Business and the Arts Contribute to Lessons for Science Educators
Bring together several hundred physics, chemistry, biology, and earth science teachers for a conference, and you’re likely to hear plenty of strategies for getting potentially incurious students hooked on those subjects. There’s science through technology, science through seismology, science through rocketry, science through everyday classroom tools, and on it goes.
While many instructors are well served through those tactics, Greg and Carolyn Ulmer of Fort Zumwalt South High School in St. Peters, Mo., have come up with their own distinctive approach: science through the realities of the business world.
In a session at the National Science Teachers Association’s Midwest-area conference, held here Nov. 4-6, the husband and wife described how they ask students in their applied-biology and -chemistry class to solve scientific problems as if they were serving clients who needed their expertise for specific tasks. The Ulmers separately teach the biology and chemistry course in the 18,000-student Fort Zumwalt district.
The three-day conference drew roughly 2,700 participants from schools across the Midwest.
In one activity designed by the Ulmers, students were hired by the M&N Candy Division, a make-believe California-based company conceived by their teachers, which asked the teenagers to test the consistency and color of coatings used to dye sweets. The students, all of whom are “employees” at a business called ABC Technologies Inc., were asked to perform tests on the candy, using chromatography tubes, ethyl alcohol, and other materials. They recorded their results and came up with conclusions.
A second assignment came from a company called Micro-Scientific of Atlanta, which asked student-run ABC Technologies to test water samples collected from a freshwater lake, the site of a popular beach. The company, which specializes in identifying micro-organisms in water samples, had fallen behind on its work and needed outside help.
The directors of ABC Technologies then sent a memo to their “research teams,” the students, describing the protocol they should follow—with the promise of an extra benefit for results.
“In addition to your normal salary, you will receive a payment whose amount will be determined by how pleased [the Atlanta company] is with your work,” the memo said.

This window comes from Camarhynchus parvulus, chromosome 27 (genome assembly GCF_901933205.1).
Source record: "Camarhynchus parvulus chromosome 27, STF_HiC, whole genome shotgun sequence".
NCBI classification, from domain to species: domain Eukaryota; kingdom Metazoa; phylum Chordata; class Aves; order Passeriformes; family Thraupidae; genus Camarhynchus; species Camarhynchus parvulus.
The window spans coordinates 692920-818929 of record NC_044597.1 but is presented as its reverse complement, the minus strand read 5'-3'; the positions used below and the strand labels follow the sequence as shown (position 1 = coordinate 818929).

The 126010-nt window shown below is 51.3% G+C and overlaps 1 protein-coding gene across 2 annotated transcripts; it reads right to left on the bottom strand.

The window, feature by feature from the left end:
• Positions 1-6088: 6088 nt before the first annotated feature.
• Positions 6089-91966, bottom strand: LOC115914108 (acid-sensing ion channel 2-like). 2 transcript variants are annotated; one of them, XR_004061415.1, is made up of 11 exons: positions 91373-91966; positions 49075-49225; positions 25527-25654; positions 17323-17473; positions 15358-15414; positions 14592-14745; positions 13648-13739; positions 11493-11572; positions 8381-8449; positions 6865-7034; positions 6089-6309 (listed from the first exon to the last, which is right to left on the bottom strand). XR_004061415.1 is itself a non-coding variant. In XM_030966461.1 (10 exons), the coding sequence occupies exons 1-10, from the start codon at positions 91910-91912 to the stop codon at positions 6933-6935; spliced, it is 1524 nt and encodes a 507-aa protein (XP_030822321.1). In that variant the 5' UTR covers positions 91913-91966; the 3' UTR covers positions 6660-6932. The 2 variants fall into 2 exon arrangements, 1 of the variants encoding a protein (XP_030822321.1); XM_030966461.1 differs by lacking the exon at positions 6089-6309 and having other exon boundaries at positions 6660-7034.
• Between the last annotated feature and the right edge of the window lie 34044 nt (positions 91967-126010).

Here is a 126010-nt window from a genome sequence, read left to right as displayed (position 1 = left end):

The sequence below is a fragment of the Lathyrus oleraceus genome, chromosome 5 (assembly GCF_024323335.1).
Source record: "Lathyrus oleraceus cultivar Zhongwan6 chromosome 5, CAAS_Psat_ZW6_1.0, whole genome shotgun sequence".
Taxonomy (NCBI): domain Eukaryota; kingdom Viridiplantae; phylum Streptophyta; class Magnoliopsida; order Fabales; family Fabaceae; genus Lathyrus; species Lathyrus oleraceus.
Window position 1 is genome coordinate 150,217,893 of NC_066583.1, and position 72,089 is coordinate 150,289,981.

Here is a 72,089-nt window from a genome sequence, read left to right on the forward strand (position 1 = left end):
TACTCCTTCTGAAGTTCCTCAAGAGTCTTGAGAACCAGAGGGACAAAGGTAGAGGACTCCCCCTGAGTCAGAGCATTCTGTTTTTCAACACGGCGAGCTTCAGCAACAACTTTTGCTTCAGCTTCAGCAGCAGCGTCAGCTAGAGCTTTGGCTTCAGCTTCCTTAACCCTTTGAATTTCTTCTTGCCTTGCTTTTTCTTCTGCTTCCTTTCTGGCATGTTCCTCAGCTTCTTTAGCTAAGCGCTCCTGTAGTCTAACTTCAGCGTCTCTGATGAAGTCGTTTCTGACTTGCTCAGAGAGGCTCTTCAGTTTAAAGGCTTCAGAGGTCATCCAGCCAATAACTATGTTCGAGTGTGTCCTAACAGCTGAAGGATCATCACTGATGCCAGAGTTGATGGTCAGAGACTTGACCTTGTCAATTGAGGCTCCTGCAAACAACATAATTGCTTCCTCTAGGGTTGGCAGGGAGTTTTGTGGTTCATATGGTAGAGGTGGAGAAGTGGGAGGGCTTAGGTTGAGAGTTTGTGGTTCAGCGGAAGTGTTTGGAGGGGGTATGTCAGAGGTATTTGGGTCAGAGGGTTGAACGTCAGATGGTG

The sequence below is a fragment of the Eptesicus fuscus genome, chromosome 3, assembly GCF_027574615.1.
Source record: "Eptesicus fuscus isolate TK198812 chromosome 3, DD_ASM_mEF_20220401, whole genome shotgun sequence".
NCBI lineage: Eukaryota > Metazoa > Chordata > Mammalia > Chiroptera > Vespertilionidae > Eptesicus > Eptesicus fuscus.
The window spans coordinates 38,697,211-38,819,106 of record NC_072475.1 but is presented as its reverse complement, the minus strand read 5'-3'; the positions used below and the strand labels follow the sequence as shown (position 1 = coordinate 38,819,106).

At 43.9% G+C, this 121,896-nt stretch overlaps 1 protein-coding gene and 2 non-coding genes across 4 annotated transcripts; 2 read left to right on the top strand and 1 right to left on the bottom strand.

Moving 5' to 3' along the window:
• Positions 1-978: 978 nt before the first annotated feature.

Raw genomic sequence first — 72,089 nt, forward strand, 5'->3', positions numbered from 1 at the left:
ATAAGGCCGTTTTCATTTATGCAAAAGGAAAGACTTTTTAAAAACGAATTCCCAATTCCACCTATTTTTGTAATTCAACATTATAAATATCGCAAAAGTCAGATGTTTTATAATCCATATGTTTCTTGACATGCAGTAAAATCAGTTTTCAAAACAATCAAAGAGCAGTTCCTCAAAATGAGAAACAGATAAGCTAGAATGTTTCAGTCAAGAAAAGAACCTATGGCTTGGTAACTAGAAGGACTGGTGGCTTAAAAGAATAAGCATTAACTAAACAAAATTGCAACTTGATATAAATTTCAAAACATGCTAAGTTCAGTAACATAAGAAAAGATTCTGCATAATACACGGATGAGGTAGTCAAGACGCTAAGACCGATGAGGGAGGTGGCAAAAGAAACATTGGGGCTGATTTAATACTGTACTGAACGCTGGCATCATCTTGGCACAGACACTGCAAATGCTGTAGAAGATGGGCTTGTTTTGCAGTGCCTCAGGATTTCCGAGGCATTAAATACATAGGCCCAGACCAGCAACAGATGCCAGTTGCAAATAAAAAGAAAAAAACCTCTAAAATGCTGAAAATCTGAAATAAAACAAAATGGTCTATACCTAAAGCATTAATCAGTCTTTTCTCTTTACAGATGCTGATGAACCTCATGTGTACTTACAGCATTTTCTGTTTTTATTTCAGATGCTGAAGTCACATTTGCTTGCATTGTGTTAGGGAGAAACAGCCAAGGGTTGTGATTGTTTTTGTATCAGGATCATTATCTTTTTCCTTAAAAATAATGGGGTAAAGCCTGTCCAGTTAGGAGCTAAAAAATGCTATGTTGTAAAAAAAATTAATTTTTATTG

If the students in the classes perform sloppy work, they hear about it—not just from the teachers, but also from their “clients,” who remind them in letters that scientific mistakes are costing them money. Those clients’ requests have also included asking the students to perform water sampling and identify flora and fauna in an ecosystem. At least 250 schools and districts around the country have purchased instructional materials written by the Ulmers that explain their teaching approach, Mr. Ulmer said.
“We never have students ask us, ‘Why are we learning this?’ ” he told teachers gathered at the session. “They know . . . they’re going to be asked to use [that information] somehow.”
“We bonded, but he had too much energy for me,” Ms. Oxygen, the talk-show guest, complained to her host. She yearned for just the right element in her love life, and finally, she found him: Mr. Iron.
“I was instantly attracted to him,” Ms. Oxygen explained. With that happy pairing complete, the show’s host offered viewers a send-off reminding them of both the scientific and romantic rules of attraction: “May all your bonds,” the host said, “be more than periodic.”
That “Love Connection”style message came not by way of network television, but via a video presentation at an NSTA session hosted by Zafra M. Lerman, the director of the Institute for Science Education and Science Communication at Columbia College Chicago. Ms. Lerman, a longtime education researcher, offered the video skit as an example of how drama, as well as art, music, and dance, can be used to spark an interest in science among students of all ages.
For more than two decades, Ms. Lerman has been devising a curriculum based on those links, which she has shared with schools, teachers, and students in Chicago’s 434,000-student school system and educators nationwide. The actors in the skit were K-12 teachers taking part in a workshop offered by Columbia College Chicago. The goal was for them to learn more about using drama in teaching and to take those ideas back to their schools.
Ms. Lerman offered several other examples of teacher and student activities, including one in which students, acting as electrons, neutrons, and protons, performed a dance routine, their gyrations guided by their scientific characteristics.
She said the key for teachers (not unlike the couples on the make-believe TV show) is pairing students with the appropriate artistic activity that kindles enthusiasm in the subject matter.
“The point is to take what students like, what they feel strongest in, and integrate it into their learning of science,” Ms. Lerman said in an interview. “Different forms of art work wonderfully as a vehicle to teach.”
Vol. 24, Issue 12, Page 10